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The FDA approves belantamab mafodotin for relapsed or refractory myeloma

August 06, 2020

The US Food and Drug Administration (FDA) has approved belantamab mafodotin (BLENREP) as a monotherapy treatment for adult patients with relapsed or refractory myeloma who have received at least four prior therapies including an anti-CD38 monoclonal antibody, a proteasome inhibitor and an immunomodulatory agent. This indication is approved under accelerated approval based on response rate. Continued approval for this indication may be contingent upon verification and description of clinical benefit in confirmatory trials. This drug is the first anti-BCMA (B-cell maturation antigen) therapy approved anywhere in the world.

In Europe, the Committee for Medicinal Products for Human Use (CHMP) of the European Medicines Agency (EMA) adopted a positive opinion recommending the approval of this drug at the end of last month.

Dr. Sagar Lonial, MD, Chief Medical Officer, Winship Cancer Institute of Emory University in Atlanta, Georgia, Chair of Emory Department of Hematology and Medical Oncology and Principal Investigator for DREAMM-2, said: “While treatable, refractory multiple myeloma is a significant clinical challenge with poor outcomes for patients whose disease has become resistant to the current standard of care. Due to the limited options currently available, these patients are often retreated with drugs from the same classes after they relapse, which is why the approval of belantamab mafodotin, the first anti-BCMA therapy, is significant for both patients and physicians alike.”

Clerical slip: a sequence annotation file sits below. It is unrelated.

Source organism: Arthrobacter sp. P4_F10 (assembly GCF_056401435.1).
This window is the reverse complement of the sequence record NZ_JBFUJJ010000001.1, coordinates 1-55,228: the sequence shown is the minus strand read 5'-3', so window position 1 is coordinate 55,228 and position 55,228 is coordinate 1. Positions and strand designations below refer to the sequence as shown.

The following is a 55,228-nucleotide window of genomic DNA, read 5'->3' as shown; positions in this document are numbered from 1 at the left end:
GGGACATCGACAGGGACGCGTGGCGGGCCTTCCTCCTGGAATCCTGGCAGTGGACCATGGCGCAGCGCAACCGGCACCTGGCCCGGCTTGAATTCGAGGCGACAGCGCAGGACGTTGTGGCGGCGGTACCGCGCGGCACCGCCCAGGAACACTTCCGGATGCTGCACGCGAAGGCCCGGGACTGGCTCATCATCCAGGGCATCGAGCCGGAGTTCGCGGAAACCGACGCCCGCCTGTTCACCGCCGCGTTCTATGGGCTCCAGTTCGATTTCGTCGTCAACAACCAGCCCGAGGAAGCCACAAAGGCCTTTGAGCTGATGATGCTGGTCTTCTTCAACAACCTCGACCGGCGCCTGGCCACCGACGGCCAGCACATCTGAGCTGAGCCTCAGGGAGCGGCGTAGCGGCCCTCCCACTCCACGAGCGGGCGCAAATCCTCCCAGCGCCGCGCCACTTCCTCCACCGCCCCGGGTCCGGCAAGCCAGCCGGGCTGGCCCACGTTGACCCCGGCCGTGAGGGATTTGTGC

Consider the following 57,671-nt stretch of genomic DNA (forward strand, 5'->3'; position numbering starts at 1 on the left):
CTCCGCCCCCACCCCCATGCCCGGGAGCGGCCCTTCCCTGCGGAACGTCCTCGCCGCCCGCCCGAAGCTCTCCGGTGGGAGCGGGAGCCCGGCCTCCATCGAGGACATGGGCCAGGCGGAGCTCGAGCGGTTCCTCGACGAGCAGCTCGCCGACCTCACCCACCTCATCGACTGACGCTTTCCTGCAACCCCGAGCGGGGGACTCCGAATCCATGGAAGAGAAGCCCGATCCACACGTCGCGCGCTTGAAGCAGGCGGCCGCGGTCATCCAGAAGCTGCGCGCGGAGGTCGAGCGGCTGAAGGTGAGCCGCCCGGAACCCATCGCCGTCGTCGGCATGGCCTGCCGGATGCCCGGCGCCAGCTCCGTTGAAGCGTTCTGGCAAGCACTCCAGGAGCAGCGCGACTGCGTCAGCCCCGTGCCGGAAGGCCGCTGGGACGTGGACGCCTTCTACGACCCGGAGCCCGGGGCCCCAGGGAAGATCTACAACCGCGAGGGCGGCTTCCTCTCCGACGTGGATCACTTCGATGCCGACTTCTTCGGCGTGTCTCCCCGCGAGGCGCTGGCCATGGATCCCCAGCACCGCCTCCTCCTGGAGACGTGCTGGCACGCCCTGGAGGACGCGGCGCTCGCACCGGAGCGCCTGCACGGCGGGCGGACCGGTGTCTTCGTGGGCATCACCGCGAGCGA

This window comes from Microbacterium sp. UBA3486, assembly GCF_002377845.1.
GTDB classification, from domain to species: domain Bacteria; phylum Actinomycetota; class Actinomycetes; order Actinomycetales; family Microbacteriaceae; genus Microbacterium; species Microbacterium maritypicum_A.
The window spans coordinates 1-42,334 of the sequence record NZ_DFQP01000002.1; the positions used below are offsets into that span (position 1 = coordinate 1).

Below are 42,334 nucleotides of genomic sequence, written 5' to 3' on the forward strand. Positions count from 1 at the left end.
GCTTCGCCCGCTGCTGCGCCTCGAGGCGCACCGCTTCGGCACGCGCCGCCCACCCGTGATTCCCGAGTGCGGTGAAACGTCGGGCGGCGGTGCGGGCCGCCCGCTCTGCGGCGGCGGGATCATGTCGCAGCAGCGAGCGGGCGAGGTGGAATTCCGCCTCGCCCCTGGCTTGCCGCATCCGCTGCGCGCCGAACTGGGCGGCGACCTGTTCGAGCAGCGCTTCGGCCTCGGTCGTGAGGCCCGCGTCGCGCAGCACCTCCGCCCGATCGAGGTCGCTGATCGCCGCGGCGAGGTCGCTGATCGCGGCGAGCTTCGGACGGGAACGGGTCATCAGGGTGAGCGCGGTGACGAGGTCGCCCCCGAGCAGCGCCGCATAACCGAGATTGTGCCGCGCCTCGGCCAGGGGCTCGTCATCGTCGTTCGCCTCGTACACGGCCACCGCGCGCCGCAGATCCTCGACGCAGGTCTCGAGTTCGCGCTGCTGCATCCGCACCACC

In the DREAMM-2 study, treatment with single-agent belantamab mafodotin administrated as 2.5 mg/kg dose every three weeks demonstrated a clinically meaningful overall response rate (ORR) of 31% in patients who had received a median of seven prior lines of treatment. The median duration of response (DoR) had not been reached at the six-month analysis, but 73% of responders had a DoR equal to or greater than six months. The most reported adverse events were keratopathy, decreased visual acuity, nausea, blurred vision, pyrexia, infusion-related reactions, and fatigue. Keratopathy is characterized as changes in the corneal epithelium as seen on eye examination, which can manifest with or without symptoms.

Ocular adverse reactions occurred in 77% of the 218 patients in the pooled safety population and included keratopathy (76%), changes in visual acuity (55%), blurred vision (27%), and dry eye (19%). Corneal adverse events were monitored with eye exams prior to each dose, allowing for dose reductions or interruptions as appropriate. Patients also used preservative-free eye drops. Keratopathy leading to treatment discontinuation affected 2.1% of patients in the 2.5 mg/kg cohort.


The opinion of experts on belantamab mafodotin

Belantamab mafodotin has shown very promising results that has been presented in two of the most important scientific congresses: American Society of Hematology (ASH) Annual Meeting that took place in Orlando, Florida, USA, in December 2019; and the The American Society of Clinical Oncology (ASCO) Annual Meeting that were held virtually from 29 to 31 May 2020.

Myeloma Patients Europe (MPE) interviewed Dr Katja Weisel from the University Medical Centre Hamburg-Eppendorf, in Germany, to analyse the data presented in these congresses on belantamab mafodotin.

Watch here the interview filmed at ASH 2019 on the Dreamm-3 clinical trial and the opinion of this expert about the role of belantamab mafodotin in the myeloma armamentarium and the ocular side effects that this drug might have. If you prefer to watch this interview in German, click here.